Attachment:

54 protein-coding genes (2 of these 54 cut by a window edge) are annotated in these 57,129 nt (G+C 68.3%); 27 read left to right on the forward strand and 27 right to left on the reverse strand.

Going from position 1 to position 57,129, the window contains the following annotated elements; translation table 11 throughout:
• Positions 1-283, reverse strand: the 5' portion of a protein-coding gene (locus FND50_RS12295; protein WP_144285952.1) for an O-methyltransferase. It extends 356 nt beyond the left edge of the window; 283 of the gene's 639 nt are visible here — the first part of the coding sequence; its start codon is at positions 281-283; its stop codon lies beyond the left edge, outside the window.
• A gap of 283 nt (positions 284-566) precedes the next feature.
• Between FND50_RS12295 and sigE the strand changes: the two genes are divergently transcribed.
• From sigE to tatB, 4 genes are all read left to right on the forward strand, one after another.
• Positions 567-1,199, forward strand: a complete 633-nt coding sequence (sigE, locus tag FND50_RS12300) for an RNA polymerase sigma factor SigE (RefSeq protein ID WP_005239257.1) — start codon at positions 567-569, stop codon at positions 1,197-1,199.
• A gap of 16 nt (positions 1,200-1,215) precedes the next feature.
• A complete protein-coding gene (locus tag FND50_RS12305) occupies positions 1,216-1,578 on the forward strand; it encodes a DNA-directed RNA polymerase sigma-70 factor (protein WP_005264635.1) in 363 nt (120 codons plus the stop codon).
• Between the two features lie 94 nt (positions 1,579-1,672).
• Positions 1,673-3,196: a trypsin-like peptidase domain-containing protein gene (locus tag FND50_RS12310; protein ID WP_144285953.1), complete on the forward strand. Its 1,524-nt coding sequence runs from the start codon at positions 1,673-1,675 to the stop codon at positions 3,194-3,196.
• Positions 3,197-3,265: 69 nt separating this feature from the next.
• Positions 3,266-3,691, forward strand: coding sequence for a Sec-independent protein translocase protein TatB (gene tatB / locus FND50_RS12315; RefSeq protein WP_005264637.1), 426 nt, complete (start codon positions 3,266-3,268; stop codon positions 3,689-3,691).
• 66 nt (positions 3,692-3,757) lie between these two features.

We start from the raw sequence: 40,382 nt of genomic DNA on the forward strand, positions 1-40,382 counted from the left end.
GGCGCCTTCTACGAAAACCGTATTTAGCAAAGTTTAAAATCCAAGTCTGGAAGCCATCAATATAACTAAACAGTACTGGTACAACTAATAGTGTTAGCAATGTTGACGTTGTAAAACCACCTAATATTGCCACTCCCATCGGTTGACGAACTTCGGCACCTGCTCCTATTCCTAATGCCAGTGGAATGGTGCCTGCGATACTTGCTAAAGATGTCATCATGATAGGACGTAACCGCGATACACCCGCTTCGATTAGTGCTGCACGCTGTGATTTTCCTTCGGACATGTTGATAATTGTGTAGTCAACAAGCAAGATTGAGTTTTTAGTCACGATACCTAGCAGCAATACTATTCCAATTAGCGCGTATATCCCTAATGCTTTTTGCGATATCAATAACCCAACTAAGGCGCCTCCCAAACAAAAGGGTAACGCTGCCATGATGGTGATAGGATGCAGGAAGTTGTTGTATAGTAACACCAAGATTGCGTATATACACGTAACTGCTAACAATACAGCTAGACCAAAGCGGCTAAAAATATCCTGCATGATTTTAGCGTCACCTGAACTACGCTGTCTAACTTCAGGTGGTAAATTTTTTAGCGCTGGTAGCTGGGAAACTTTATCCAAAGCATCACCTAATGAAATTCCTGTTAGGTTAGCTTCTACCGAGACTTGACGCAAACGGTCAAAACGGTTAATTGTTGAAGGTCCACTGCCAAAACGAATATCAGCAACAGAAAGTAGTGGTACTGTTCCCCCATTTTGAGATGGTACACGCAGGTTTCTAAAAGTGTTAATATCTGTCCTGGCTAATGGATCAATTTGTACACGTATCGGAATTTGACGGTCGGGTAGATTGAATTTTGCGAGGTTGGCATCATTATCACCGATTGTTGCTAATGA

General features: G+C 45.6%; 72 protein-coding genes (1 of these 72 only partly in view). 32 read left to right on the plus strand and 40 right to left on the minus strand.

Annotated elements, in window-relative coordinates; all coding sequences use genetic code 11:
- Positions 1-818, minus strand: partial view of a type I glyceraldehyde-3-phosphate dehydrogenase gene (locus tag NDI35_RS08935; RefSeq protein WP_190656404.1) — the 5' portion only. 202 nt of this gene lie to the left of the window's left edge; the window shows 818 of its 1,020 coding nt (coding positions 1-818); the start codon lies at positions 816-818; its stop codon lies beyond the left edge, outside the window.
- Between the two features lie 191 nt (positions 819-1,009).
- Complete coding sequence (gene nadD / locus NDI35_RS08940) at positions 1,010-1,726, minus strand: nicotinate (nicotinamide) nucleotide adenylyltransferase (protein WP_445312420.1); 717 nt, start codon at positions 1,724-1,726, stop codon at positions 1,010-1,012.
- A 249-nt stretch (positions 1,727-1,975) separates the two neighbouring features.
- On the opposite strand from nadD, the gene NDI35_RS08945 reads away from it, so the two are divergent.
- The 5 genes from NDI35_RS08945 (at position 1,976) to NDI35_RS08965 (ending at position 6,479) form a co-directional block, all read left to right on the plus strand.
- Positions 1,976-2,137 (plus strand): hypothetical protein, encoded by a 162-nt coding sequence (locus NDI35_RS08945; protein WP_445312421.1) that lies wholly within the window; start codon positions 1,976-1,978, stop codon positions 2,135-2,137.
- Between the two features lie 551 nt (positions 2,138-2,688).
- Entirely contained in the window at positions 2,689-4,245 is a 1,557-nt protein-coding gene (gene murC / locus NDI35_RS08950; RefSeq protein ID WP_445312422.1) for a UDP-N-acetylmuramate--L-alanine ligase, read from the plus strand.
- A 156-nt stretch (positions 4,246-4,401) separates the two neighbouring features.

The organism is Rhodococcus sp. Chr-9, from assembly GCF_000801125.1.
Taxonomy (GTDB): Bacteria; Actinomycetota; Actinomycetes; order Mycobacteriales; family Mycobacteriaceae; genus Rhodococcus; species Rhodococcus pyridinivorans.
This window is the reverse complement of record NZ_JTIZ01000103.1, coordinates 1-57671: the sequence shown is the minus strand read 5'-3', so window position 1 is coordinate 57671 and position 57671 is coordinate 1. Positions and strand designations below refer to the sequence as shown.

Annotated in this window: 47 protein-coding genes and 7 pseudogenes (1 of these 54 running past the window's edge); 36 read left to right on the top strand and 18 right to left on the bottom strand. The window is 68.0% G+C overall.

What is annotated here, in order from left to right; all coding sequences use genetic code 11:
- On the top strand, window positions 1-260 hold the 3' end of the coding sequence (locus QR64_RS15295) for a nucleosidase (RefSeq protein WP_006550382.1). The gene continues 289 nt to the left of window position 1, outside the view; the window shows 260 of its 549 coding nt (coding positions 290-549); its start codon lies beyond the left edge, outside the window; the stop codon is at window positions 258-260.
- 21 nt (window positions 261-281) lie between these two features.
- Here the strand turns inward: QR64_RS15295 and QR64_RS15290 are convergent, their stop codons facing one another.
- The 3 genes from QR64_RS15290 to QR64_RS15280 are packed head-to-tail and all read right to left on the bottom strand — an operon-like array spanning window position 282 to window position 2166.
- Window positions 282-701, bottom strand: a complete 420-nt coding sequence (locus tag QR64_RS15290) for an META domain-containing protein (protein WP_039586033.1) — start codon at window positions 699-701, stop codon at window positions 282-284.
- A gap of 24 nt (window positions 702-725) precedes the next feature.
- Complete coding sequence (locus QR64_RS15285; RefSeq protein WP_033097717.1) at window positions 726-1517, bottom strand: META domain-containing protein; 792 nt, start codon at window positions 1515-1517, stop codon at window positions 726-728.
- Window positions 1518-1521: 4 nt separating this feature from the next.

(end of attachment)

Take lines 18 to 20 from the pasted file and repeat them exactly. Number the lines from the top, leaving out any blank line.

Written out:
Annotated elements, in window-relative coordinates; all coding sequences use genetic code 11:
- Positions 1-818, minus strand: partial view of a type I glyceraldehyde-3-phosphate dehydrogenase gene (locus tag NDI35_RS08935; RefSeq protein WP_190656404.1) — the 5' portion only. 202 nt of this gene lie to the left of the window's left edge; the window shows 818 of its 1,020 coding nt (coding positions 1-818); the start codon lies at positions 816-818; its stop codon lies beyond the left edge, outside the window.
- Between the two features lie 191 nt (positions 819-1,009).